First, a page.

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Personal Information Found on Items at Auction

ASHLAND — The Action 16 Investigation into the continuing problems of a hospital in Schuylkill County that was shut down this spring continues. At the time State Health Officials said St. Catherine Medical Center in Schuylkill County failed to meet patient safety standards, and the facility ended up in bankruptcy.

That closed hospital appears to be still be causing problems for former patients and workers, at the facility near Ashland. Medical records sit in piles in offices and appear to be secure, but a woman who said she went to the hospital for a November 10th auction of office equipment and computers discovered other documents that should have been private.

“There was files all over the place,” she told Investigative Reporter Dave Bohman. She asked that she not be named, because she fears she`ll be accused of a crime, but said she wanted to show her concerns so she started taking pictures. One shows what appear to be hospital files sitting unattended. Employee badges sat on a table, along with files that we later learned are personnel records of hospital workers that may contain sensitive information.

“Anyone could have got them, and shoved them under their shirt if they wanted to and walked out,” said the woman who took the pictures.

One picture showed a pile of records, and on top it shows a record for a 14-year-old boy. His name and medical condition are visible.

“It`s their personal business if they want people to know that stuff,” said the woman who showed us the pictures.

Because the hospital is in bankruptcy, a trustee appointed by the Federal Court is responsible for safeguarding private information. In this case, Bankruptcy Trustee William Schwab of Lehighton, declined our request for an on camera interview, but sent us a statement as to how he believes sensitive information somehow became vulnerable.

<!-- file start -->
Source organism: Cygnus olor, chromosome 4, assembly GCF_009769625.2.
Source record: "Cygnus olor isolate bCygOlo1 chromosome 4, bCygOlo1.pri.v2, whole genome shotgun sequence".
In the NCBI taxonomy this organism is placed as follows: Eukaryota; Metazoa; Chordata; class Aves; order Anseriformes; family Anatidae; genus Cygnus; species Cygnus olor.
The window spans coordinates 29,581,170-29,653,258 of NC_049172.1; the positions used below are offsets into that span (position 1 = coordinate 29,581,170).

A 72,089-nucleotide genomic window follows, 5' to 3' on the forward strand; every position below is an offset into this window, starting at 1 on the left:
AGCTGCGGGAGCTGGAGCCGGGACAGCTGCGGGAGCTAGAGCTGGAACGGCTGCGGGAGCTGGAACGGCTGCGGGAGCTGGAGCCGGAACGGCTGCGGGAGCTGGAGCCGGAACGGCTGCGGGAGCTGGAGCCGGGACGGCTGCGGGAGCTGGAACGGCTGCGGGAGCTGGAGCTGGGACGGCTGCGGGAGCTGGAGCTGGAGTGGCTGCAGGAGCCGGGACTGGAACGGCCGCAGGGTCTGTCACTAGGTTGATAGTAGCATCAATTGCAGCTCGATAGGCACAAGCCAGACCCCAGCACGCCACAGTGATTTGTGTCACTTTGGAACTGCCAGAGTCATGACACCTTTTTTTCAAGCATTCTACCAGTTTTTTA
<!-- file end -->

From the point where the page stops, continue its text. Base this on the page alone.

Schwab said the records were stolen this spring and, “magically reappeared on the last day of the auction.” Schwab adds the pictures “were taken in areas of the hospital that had been locked or roped off from auction bidders.”

The woman who took them said this is not true.

“Anybody could roam the building and go anywhere they wanted,” said Schwab.

Tthe Bankruptcy Trustee believes the documents were stolen and returned by someone with knowledge of the hospital layout and likely using an unrecovered set of master keys.

The woman who took the pictures said she has never worked at st. Catherine’s, and she said the unprotected files are only part of the trouble. Her friend bought a personal computer from the hospital at the auction.

There were pages of hospital business popping up on the screen, including a resume and the names and room numbers of patients in the Senior Behavioral Health Unit.

She wonders what other private information might be out there. “If somebody had aids,” she said. “Or somebody had a blood disorder that`s drug related.”

In Trustee Schwab’s e-mail about the contents on the computer, he claimed he received and continues to receive assurances that all machines had been wiped clean.

Obviously, at least one computer has not been wiped clean, but Schwab would not name the company or person hired to get rid of the sensitive information on the hospital computers.

Two women who bought computers at the hospital said there were at least 25 of them up for bidding at the auction. We’re not sure if any other ones contain private information.


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